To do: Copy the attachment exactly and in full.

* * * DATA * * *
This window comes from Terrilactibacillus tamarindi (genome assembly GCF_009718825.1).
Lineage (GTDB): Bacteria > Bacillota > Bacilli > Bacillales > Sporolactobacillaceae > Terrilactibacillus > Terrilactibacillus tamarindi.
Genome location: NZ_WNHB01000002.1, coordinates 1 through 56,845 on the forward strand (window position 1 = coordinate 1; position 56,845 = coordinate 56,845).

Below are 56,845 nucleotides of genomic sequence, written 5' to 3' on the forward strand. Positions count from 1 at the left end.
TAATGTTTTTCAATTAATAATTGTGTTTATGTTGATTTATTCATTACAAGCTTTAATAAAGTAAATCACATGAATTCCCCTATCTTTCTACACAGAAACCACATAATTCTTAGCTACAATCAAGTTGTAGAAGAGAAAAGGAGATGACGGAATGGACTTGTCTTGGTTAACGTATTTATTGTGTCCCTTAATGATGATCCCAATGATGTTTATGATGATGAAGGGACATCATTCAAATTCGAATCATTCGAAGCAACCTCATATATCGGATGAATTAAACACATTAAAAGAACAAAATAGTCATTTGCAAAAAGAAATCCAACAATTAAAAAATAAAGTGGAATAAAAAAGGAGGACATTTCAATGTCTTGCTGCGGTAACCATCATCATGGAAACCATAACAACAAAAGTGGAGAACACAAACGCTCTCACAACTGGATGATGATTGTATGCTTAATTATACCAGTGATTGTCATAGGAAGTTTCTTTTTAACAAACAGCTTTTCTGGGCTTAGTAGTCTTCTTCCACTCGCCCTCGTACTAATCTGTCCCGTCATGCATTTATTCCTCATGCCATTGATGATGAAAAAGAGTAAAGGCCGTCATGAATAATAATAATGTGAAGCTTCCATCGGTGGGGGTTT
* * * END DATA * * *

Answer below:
This window comes from Terrilactibacillus tamarindi (genome assembly GCF_009718825.1).
Lineage (GTDB): Bacteria > Bacillota > Bacilli > Bacillales > Sporolactobacillaceae > Terrilactibacillus > Terrilactibacillus tamarindi.
Genome location: NZ_WNHB01000002.1, coordinates 1 through 56,845 on the forward strand (window position 1 = coordinate 1; position 56,845 = coordinate 56,845).

Below are 56,845 nucleotides of genomic sequence, written 5' to 3' on the forward strand. Positions count from 1 at the left end.
TAATGTTTTTCAATTAATAATTGTGTTTATGTTGATTTATTCATTACAAGCTTTAATAAAGTAAATCACATGAATTCCCCTATCTTTCTACACAGAAACCACATAATTCTTAGCTACAATCAAGTTGTAGAAGAGAAAAGGAGATGACGGAATGGACTTGTCTTGGTTAACGTATTTATTGTGTCCCTTAATGATGATCCCAATGATGTTTATGATGATGAAGGGACATCATTCAAATTCGAATCATTCGAAGCAACCTCATATATCGGATGAATTAAACACATTAAAAGAACAAAATAGTCATTTGCAAAAAGAAATCCAACAATTAAAAAATAAAGTGGAATAAAAAAGGAGGACATTTCAATGTCTTGCTGCGGTAACCATCATCATGGAAACCATAACAACAAAAGTGGAGAACACAAACGCTCTCACAACTGGATGATGATTGTATGCTTAATTATACCAGTGATTGTCATAGGAAGTTTCTTTTTAACAAACAGCTTTTCTGGGCTTAGTAGTCTTCTTCCACTCGCCCTCGTACTAATCTGTCCCGTCATGCATTTATTCCTCATGCCATTGATGATGAAAAAGAGTAAAGGCCGTCATGAATAATAATAATGTGAAGCTTCCATCGGTGGGGGTTT